Rubbing elbows with celebrities


Very often at parties, when it's growing late and people are becoming cranky and bored, I'll be asked to tell the story about me and Mick Jagger.

"Oh, no one wants to hear that old . . . " I'll start to say, but then three people with glazed eyes and onion dip crusted on their chins will shout: "Oh, c'mon! Tell us!"

Since there's nothing worse than being pestered by a bunch of drunks, I usually end up telling the story, just to have some peace and quiet.

The thing is, I've met lots of famous people, but all anyone wants to talk about is Mick Jagger, Mick Jagger, Mick Jagger.

Look, four months ago I spent the morning with Richard Sanders. Right, THE Richard Sanders. The guy who played nerdy newsman Les Nesman on the old sitcom "WKRP in Cincinnati."

It turned out that a local radio station had hired Sanders to lob turkeys out of a helicopter as part of a Thanksgiving promotion.

Me, I thought the whole idea was crazy. It seemed to me that if a listener was nailed by a frozen turkey thrown from 800 feet up, the only thing he or she would need was a casket.

I'll tell you this: You'd never eat turkey again. Because even if you lived through the experience, you'd be so scarred emotionally that the idea of cozying up to a drumstick would be out of the question.

But it turned out Sanders was to lob papier-mache turkeys from the helicopter, and those turkeys could be redeemed for real turkeys later.

Anyway, I happened to be at the radio station earlier that morning when this man walked up and stuck his hand out and said: "Hi, I'm Richard Sanders."

Now, it was 6:30 in the morning. I hadn't even had a cup of coffee yet. So I didn't put two and two together. I'm staring at this guy and thinking: "Boy, if this guy isn't a dead ringer for Les Nesman . . ."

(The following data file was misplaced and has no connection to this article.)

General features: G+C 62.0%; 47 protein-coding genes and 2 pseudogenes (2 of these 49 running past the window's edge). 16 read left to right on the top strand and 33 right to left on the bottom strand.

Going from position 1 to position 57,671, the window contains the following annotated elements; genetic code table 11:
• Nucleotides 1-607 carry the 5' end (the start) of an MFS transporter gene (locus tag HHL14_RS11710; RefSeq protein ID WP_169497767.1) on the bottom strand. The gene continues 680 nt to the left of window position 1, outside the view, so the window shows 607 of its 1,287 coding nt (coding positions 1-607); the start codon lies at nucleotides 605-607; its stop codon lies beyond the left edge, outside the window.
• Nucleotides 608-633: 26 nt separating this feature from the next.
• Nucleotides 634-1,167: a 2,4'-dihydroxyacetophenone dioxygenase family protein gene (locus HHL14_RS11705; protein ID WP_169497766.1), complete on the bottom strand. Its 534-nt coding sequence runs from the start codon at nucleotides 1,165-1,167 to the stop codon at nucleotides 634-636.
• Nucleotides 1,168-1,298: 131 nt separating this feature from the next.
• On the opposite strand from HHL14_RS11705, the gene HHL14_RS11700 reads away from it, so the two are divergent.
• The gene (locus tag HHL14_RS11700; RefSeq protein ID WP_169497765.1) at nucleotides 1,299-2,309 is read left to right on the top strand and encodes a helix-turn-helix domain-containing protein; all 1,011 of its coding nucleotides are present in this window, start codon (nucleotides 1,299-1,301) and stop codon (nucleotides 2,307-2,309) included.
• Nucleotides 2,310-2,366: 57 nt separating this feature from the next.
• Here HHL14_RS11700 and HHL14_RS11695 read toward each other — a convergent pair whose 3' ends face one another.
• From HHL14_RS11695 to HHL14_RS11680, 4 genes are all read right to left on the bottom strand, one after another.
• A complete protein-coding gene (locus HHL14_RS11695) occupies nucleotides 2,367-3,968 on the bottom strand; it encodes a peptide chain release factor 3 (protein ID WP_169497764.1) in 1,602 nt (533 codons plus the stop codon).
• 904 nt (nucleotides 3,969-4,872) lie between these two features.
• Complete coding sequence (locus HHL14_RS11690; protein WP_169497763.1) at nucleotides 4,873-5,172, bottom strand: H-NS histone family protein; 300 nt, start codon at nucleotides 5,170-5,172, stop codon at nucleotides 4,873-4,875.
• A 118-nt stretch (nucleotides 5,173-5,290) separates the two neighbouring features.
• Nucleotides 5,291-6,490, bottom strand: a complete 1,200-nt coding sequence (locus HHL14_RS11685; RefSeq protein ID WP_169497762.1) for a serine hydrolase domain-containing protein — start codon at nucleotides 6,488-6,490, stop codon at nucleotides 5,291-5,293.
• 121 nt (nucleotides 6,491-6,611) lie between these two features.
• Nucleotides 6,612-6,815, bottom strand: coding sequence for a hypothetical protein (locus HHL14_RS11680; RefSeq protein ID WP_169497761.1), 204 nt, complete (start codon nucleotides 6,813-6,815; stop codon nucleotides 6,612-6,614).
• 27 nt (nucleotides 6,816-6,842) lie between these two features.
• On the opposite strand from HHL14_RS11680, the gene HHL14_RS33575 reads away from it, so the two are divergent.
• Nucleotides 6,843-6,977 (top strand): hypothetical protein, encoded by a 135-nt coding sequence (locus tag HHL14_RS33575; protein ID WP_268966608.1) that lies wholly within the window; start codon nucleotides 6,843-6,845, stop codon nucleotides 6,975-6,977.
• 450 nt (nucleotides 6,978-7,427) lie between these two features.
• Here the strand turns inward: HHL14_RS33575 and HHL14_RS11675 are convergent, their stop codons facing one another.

L As if reading my mind, the guy said: "Yeah, I'm Les Nesman."

Richard Sanders turned out to be a great guy. The two of us really hit it off well; at one point he even turned to me and said: "Get me a coffee, willya? Cream, no sugar."

But no one ever lurches up to me at a party and says: "Hey-y-y! Did I hear you met RICHARD SANDERS?!"

(Yes, yes, the Mick Jagger story is coming. Please. Have some patience.)

Let's see . . . what other famous people have I been around? Met Jesse Jackson at a fund-raiser for the homeless. That was wild.

Here I am, smearing mustard on a hot dog when all of a sudden Jesse Jackson comes wading through the crowd, pumping flesh.

So I shook his hand and quickly realized, to my horror, that I had just smeared mustard all over Jesse Jackson's hand!

Which you just can't do. This is a man of the cloth, after all. I don't know what the punishment is for something like that, but it's probably an automatic ticket to hell.

But the Rev. Jackson was very nice about it and pretended not to notice, which was a relief, even though I was fully prepared to blame the whole thing on the homeless guy standing next to me.

Anyway, I said we'd get around to the story of Mick Jagger and here it is:

In a previous life, I was a sportswriter who covered the New York Cosmos, a pro soccer team that attracted a glitsy following of British rock stars.

One day, at a luncheon for the team, Mick Jagger and fellow rocker Rod Stewart were seated at the head table.

I, on the other hand, was at my usual table all the way in the back near the kitchen, with nine other swinish writers wearing bad sports coats.

Anyway, midway through the luncheon, I went out into the hallway to use the phone to call one of my pain-in-the-neck editors.

There I was treated to a wondrous sight: Stumbling directly toward me was the lead singer of the Rolling Stones himself. His eyes were red; it was obvious he'd had a couple of cocktails. (Yeah, I know, I know . . . Mick Jagger a little high ? Go figure.)

Suddenly he spotted me and a big smile creased his features. Then he said -- I'll never forget this because it was so moving -- "Where's a bloke take a pee 'round here?"

Well. Naturally I did what anyone would do in the presence of the world's most famous rock 'n' roller.

I said: "Down the hall and to your left."

And with that, Mick Jagger thanked me and staggered away. Oh, it was a Kodak Moment, all right.

Memories like that last a lifetime.

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